Welsh National Opera welcomes £1.2m Getty family gift

The chorus in the Welsh National Opera's production of The Magic Flute The money will enable Welsh National Opera to perform a new series of contemporary operas over the next five years

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Welsh National Opera (WNO) has welcomed an "extraordinary" gift of more than £1.2m from one of America's richest families.

The money from the Gettys - totalling US$2m - will be used to present a new series of contemporary operas to be performed in the UK for the first time.

The works planned for the next five years include one by composer Gordon Getty, son of oil tycoon J. Paul Getty.

WNO said it was grateful for the donation.

Geraint Talfan Davies, chairman of the Cardiff-based opera company, said the "extraordinary gift" would provide an "extraordinary opportunity" for the company and its audience.

"The Getty family have given us a gift of $2m that will allow us I think to enhance and extend that sense of artistic adventure in our programme over the next few years," he said.

Start Quote

At a time when the arts face continuing cuts to public funding, this kind of private philanthropy is a vital form of income”

End Quote David Pountney WNO chief executive and artistic director

"And it's going to enable us to do a lot of things - as I said, to extend that sense of adventure, to bring the work of modern, contemporary composers of opera to our audiences, bringing some international names here."

The series of five contemporary operas will begin next summer with the UK premiere of Wagner Dream by Jonathan Harvey.

Other works planned include Robert Orledge's completed version of Claude Debussy's unfinished one-act opera, The Fall of the House of Usher.

It will be staged alongside Gordon Getty's Usher House, both inspired by Edgar Allan Poe's classic novel The Fall of the House of Usher.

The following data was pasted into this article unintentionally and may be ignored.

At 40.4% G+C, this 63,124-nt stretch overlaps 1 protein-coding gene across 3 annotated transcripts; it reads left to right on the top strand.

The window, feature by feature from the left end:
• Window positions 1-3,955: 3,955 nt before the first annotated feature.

They will both be directed by David Pountney, WNO chief executive and artistic director, and will be performed in the summer of 2014.

'Creative energy'

Other planned operas in the series include a new version of Peter Pan by Cornish composer Richard Ayres in 2015 and Korean composer Unsuk Chin's Alice in Wonderland in 2017.

Mr Pountney said the company was "very grateful" to members of the Getty family for their gift.

"At a time when the arts face continuing cuts to public funding, this kind of private philanthropy is a vital form of income without which this series would not be possible," he said.

"This series gives us an extraordinary opportunity to re-engage with contemporary opera writing and to transform our perceptions of new music.

"We hope to dispel the misconception that modern opera is either moribund or incomprehensible to our audiences.

"Nothing could be further from the truth. There is a massive amount of creative energy in the art form and new works are constantly being created all over the world."

Heritage minister Huw Lewis also welcomed news of the donation, which he said would allow the company to build upon its "already excellent" reputation.

"The WNO really puts Wales on the cultural map and this programme and the funding that is making it possible will provide Wales with a very welcome boost on the world stage," he said.

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